Fishing the Brazos River and Mountain Lakes of Chama

Rebekka Redd with a beautiful high mountain lake rainbow (photographer Rebekka Redd)

Fly Rod Chronicles is lucky to be able to fish so many incredible destinations, but at this time of year it is hard to beat northeast New Mexico. There you will find the headwaters of the Brazos River and the high mountain lakes of the Chama Land and Cattle Company. Whether you are fishing the lakes or the river, you will have the opportunity to catch monster trout, while being surrounded by picturesque Southwest landscapes.

The Brazos River (photographer Rebekka Redd)

These waters are bucket list worthy throughout the year, but the fishing peaks in September. Autumn is a brief season in the high country, and the trout are busy bulking up for the long winter at high altitudes that range from 9-11,000 feet. With all the rodents cruising the meadows of northeastern New Mexico, I couldn’t think of a better fly to tie on than the mouse pattern; it’s a great way to target large fish.

The Brazos River can be accessed through Brazos River Ranch, Taos Fly Shop or Land of Enchantment guides. It’s your classic Southwest setting, complete with elk, pronghorn, coyotes, bears and marmots. Pine and aspen trees corral the distant ridges, while giving birth to the tributaries that make up the rich headwaters of the Brazos River. Casting into the glassy pockets of the Brazos will reflect the beautiful countryside, distracting you from the monster rainbows and brook trout that lurk below, but the beauty of this place is only surpassed by the fishing. It’s an amazing hopper river in the summer, but come fall it’s even better. The water is colder, the fish are fatter and more aggressive and they are looking for big easy meals, like a mouse struggling in the current.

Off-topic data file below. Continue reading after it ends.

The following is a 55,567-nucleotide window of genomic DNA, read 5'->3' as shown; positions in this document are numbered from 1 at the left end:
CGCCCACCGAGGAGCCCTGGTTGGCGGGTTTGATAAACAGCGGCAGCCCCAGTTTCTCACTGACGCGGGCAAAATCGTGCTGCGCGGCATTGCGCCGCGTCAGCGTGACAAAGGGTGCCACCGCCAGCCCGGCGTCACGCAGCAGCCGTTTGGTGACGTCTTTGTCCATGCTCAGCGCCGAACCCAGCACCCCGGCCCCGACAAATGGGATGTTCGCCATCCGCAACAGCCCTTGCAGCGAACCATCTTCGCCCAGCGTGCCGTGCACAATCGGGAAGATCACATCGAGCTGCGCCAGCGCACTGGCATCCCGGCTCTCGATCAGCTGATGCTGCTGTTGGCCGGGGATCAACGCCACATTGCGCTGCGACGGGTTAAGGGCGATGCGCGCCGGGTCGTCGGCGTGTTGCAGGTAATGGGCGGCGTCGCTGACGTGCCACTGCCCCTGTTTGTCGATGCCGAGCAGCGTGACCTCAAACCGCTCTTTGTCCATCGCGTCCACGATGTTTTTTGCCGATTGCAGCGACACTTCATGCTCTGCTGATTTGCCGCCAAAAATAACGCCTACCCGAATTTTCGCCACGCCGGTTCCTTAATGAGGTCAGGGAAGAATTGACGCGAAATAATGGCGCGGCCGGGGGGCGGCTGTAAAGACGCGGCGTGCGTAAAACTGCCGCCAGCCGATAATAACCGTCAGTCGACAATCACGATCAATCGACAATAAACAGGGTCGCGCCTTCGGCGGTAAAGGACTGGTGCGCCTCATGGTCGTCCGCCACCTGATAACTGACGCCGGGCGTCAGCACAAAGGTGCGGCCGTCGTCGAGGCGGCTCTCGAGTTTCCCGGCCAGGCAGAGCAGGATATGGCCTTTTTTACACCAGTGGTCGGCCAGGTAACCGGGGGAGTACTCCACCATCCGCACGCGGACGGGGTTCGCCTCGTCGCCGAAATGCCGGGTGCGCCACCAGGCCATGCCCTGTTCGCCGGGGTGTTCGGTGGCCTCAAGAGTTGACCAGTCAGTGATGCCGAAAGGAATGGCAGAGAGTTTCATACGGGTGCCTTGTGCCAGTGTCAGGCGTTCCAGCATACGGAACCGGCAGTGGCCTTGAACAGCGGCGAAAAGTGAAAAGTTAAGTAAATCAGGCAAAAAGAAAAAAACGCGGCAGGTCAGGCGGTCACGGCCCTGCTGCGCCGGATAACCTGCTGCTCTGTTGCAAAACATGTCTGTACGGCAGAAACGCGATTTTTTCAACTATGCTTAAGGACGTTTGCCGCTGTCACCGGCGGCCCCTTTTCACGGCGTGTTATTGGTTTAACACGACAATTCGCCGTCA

Brazos River Rainbow (photographer Rebekka Redd)

A 3x tippet is a good choice if throwing a mouse on the Brazos, but at Chama I might have to upgrade to 2x or 1x. The state record brook trout was caught on one of the lakes of Chama three years ago, and I can attest to the fact that they specialize in large specimens! Through Chama’s great management efforts, they have reintroduced indigenous species like the Rio Grande cutthroat back into the area, along with other species of trout. The strain of rainbows they have in the lakes is called the Donaldson; they’re originally from the state of Washington, and these fish truly have the speed and fight of a steelhead.

Brazos River (photographer Rebekka Redd)

The fishing is superb at many places in the Southwest, but Fly Rod Chronicle’s favorite spot to fish and film is definitely northeastern New Mexico on the Brazos River and the high mountain lakes of Chama. This area truly offers world-class fishing, and without a doubt, can be classified as a bucket list location. I hope that many of you will get your chance to cast a line on these beautiful waters of the Southwest.
By Jarod McClure
Jarod McClure is the Producer of Fly Rod Chronicles with Curtis Fleming, an avid fly fisherman. He grew up in the hills of West Virginia chasing brook trout with a 2 weight. His daily travels with Curtis have led him to some of the best places to fish all over the world.;

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